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    Securities class actions against public companies can extend for years and lead to significant settlements, so courts should not allow such cases with allegations wholly reliant on reports by short-sellers, who have an economic interest in seeing a company's stock price decline, to proceed past the motion to dismiss stage, says Richard Zelichov at DLA Piper.

  • Handling Religious Objections To Abortion-Related Job Duties

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    While health care and pharmacy employee religious exemption requests concerning abortion-related procedures or drugs are not new, recent cases demonstrate why employer accommodation considerations should factor in the Title VII standard set forth by the U.S. Supreme Court’s 2023 Groff v. DeJoy ruling, as well as applicable federal, state and local laws, say attorneys at Epstein Becker.

  • Attorneys, Law Schools Must Adapt To New Era Of Evidence

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    Technological advancements mean more direct evidence is being created than ever before, and attorneys as well as law schools must modify their methods to account for new challenges in how this evidence is collected and used to try cases, says Reuben Guttman at Guttman Buschner.

  • The Growing Need For FLSA Private Settlement Rule Clarity

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    A Pennsylvania district court's recent ruling in Walker v. Marathon Petroleum echoes an interesting and growing trend of jurists questioning the need for — and legality of — judicial approval of private Fair Labor Standards Act settlements, which provides more options for parties to efficiently resolve their claims, says Rachael Coe at Moore & Van Allen.

  • Tips For Litigating Against Pro Se Parties In Complex Disputes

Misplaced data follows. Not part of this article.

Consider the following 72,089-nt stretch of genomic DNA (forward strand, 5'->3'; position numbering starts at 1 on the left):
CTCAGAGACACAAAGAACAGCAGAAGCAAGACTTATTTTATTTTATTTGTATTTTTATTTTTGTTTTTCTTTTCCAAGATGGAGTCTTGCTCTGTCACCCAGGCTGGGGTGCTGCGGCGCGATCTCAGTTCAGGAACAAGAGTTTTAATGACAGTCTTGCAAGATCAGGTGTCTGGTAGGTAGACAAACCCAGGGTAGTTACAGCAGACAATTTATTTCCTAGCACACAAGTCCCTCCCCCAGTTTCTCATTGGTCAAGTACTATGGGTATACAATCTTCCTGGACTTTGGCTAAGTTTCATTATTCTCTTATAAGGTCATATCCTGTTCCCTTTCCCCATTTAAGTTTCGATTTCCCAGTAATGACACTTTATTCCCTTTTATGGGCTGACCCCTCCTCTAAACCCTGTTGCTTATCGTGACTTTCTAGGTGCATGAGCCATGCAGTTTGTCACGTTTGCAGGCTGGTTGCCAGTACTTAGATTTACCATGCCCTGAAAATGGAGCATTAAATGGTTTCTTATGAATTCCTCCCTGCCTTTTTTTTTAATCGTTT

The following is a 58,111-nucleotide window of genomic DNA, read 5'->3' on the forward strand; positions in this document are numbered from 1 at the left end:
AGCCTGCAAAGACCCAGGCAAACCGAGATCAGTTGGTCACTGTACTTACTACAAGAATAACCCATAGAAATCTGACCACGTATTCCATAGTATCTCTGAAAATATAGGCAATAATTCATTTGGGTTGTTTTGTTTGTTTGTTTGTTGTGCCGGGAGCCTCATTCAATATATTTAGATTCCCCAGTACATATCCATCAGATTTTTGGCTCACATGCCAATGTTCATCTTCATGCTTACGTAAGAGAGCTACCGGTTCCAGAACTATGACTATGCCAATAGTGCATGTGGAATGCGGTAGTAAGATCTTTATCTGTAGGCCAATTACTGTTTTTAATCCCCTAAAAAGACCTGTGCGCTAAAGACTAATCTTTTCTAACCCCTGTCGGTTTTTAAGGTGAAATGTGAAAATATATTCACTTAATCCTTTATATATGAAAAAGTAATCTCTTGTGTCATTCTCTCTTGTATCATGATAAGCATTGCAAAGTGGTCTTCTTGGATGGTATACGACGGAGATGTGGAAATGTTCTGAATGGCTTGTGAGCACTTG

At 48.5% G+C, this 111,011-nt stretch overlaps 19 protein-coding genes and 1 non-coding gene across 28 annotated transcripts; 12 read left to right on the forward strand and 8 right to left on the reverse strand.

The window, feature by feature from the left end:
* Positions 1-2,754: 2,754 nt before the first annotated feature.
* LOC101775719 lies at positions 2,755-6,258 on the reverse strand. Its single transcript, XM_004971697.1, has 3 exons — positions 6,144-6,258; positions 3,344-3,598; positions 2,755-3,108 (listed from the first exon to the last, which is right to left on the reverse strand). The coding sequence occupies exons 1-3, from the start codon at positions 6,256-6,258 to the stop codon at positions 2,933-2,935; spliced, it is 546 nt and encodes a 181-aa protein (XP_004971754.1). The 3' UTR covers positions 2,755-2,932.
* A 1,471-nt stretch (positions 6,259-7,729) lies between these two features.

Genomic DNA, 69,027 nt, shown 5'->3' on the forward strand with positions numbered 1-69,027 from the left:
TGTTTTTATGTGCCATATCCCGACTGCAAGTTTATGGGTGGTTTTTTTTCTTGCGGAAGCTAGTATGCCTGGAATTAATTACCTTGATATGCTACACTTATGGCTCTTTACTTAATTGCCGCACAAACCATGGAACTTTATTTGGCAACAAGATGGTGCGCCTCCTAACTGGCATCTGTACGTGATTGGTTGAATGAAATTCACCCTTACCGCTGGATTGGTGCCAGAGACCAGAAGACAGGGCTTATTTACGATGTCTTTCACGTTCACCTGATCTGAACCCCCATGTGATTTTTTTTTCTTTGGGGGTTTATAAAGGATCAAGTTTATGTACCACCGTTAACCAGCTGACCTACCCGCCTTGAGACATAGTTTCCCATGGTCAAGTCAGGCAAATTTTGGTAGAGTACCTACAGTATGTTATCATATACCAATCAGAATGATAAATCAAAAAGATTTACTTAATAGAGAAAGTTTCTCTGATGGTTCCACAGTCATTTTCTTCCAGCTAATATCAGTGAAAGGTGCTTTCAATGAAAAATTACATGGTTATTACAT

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    Litigating against self-represented parties in complex cases can pose unique challenges for attorneys, but for the most part, it requires the same skills that are useful in other cases — from documenting everything to understanding one’s ethical duties, says Bryan Ketroser at Alto Litigation.

  • Compliance Primer: Foreign Investment In US Real Property

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    The rise in foreign investment in U.S. real property, especially agricultural land, has led to increased national security concerns, meaning it’s important to understand reporting requirements under the Agricultural Foreign Investment Disclosure Act and state-level statutes, and to monitor legislative proposals that could create more stringent reporting and review processes, say attorneys at K&L Gates.

  • Pro Bono Work Is Powerful Self-Help For Attorneys

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    Oct. 22-28 is Pro Bono Week, serving as a useful reminder that offering free legal help to the public can help attorneys expand their legal toolbox, forge community relationships and create human connections, despite the challenges of this kind of work, says Orlando Lopez at Culhane Meadows.

  • Series

    Playing In A Rock Cover Band Makes Me A Better Lawyer